This morning my daughter called me from New York City all excited about the progress she has been making with settling in. Itâ€™s no small feat for a 19 year old to organize her schooling, find an apartment and learn her way around the city. Iâ€™m really proud of her and, to be honest, amazed that she can handle it all so gracefully and with a smile. Yes, I offered to go with her but she felt Iâ€™d be in the way, so I backed off; hard for any mother to do but especially for this mother. Raising 10 children has changed my personality into one I like to call â€œthe generalâ€. Am I a control freak? Possibly. Do I always succeed? Definitely NO!
I donâ€™t like to admit it, but Iâ€™m not the most adventurous type. I donâ€™t like roller coasters, I donâ€™t like fast cars and I donâ€™t like New York City. So to put it in her words (kindly said), â€œmy coming to help is akin to babysittingâ€. I could have gotten really insulted by her remark but before I reacted, I thought for a moment and realized, â€œyes, sheâ€™s right. I donâ€™t know my way around and sheâ€™d have one more thing to worry about.â€ So I let go. That being said, my â€œmotherâ€ instincts are stronger than my fears, so if she needs me, I will come.
How many times have we talked and talked and not been heard? As mothers we tend to see the world differently. â€œIf only they would listen, theyâ€™d avoid a lot of pain and be happy.â€ We want to make everyone feel better, especially those we love. There are days that I wish my kids were still little and their troubles could be taken care of by a band aid, a kiss and a candy. â€œAll better now.â€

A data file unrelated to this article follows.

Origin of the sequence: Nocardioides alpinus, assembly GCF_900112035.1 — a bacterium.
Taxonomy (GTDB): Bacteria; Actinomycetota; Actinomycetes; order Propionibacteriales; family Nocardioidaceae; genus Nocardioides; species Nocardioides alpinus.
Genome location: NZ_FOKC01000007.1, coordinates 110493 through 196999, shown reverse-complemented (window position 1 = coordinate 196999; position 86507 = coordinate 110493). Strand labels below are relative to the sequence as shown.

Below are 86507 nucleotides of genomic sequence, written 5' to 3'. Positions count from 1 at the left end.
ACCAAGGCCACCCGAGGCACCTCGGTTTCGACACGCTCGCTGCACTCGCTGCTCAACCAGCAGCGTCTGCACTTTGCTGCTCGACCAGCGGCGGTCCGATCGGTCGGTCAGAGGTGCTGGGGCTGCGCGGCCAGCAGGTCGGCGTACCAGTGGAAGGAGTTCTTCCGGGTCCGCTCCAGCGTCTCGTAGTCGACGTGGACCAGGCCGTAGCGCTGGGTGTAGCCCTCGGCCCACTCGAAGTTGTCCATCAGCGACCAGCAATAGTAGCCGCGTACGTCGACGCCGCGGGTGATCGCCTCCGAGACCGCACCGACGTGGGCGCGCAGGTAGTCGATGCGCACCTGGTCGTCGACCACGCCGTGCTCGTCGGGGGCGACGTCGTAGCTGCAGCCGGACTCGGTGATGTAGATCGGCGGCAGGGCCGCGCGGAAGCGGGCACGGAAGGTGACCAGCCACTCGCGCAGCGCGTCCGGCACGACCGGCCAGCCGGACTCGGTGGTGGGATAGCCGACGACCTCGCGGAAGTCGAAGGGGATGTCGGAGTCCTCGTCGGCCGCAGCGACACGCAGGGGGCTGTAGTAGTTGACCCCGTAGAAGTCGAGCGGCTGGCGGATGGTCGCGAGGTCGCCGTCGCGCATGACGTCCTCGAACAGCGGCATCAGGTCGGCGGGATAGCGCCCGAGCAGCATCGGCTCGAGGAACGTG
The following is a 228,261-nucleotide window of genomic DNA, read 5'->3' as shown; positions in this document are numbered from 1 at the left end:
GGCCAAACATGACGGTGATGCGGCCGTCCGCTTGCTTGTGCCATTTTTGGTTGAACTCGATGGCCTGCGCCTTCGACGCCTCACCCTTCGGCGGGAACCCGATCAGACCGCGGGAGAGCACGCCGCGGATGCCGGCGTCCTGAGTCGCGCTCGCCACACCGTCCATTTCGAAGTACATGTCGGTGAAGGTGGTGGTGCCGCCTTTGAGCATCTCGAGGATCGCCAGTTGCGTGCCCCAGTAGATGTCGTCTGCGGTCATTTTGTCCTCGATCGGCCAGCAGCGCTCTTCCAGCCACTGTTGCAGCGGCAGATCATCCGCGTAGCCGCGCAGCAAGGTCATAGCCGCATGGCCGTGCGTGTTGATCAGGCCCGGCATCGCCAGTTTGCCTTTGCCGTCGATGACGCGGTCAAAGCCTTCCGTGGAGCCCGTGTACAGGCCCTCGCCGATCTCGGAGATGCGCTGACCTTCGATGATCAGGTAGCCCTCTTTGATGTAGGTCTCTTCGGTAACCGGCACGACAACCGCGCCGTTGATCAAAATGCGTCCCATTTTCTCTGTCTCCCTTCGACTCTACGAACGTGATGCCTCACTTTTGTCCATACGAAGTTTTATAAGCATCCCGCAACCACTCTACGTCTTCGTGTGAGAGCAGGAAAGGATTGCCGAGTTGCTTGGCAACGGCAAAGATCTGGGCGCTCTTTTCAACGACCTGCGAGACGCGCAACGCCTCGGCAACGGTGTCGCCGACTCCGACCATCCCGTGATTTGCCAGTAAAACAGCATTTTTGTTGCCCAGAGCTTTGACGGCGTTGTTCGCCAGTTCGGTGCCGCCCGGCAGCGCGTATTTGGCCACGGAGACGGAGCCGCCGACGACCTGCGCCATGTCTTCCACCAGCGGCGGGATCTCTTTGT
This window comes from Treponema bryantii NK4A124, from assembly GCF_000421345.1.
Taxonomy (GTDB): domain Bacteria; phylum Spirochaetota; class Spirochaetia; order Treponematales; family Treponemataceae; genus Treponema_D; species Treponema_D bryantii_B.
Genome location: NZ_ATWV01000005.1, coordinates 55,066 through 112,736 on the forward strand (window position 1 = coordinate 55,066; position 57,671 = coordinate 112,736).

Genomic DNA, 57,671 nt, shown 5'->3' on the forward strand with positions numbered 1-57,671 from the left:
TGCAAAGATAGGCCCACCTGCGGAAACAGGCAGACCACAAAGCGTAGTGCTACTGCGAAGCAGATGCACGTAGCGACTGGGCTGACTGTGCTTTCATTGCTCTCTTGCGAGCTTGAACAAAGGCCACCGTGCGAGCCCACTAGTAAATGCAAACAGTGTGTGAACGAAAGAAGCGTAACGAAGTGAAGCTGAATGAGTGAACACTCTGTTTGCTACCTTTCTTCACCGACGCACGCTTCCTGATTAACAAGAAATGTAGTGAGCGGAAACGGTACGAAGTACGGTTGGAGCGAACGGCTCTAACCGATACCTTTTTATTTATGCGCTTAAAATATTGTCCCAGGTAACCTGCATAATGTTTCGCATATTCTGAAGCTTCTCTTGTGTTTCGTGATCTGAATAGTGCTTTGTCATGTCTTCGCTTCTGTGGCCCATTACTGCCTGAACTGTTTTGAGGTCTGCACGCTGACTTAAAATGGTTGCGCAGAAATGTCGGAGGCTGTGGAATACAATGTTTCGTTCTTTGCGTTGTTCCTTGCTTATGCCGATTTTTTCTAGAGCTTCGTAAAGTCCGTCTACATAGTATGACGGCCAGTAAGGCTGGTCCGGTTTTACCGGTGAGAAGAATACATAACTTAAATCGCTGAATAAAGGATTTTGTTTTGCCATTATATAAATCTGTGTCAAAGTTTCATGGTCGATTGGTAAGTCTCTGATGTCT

As our children grow we need to learn to let go. We need to talk less and do less. In this way, we will be heard more. We need to trust that we raised them to be independent responsible adults. We need to trust ourselves enough to know that they, our children, will be okay — they will survive. And most importantly, we need to give ourselves permission to let go. When our children know we are there for them, on the sidelines, ready to give a hand when needed, whether it is a band aid, a kiss, a candy, a word or just an ear, it gives them the courage to go out into the world and begin their lives. Less talk, less doing for — less noise — is more powerful a teacher than anything said.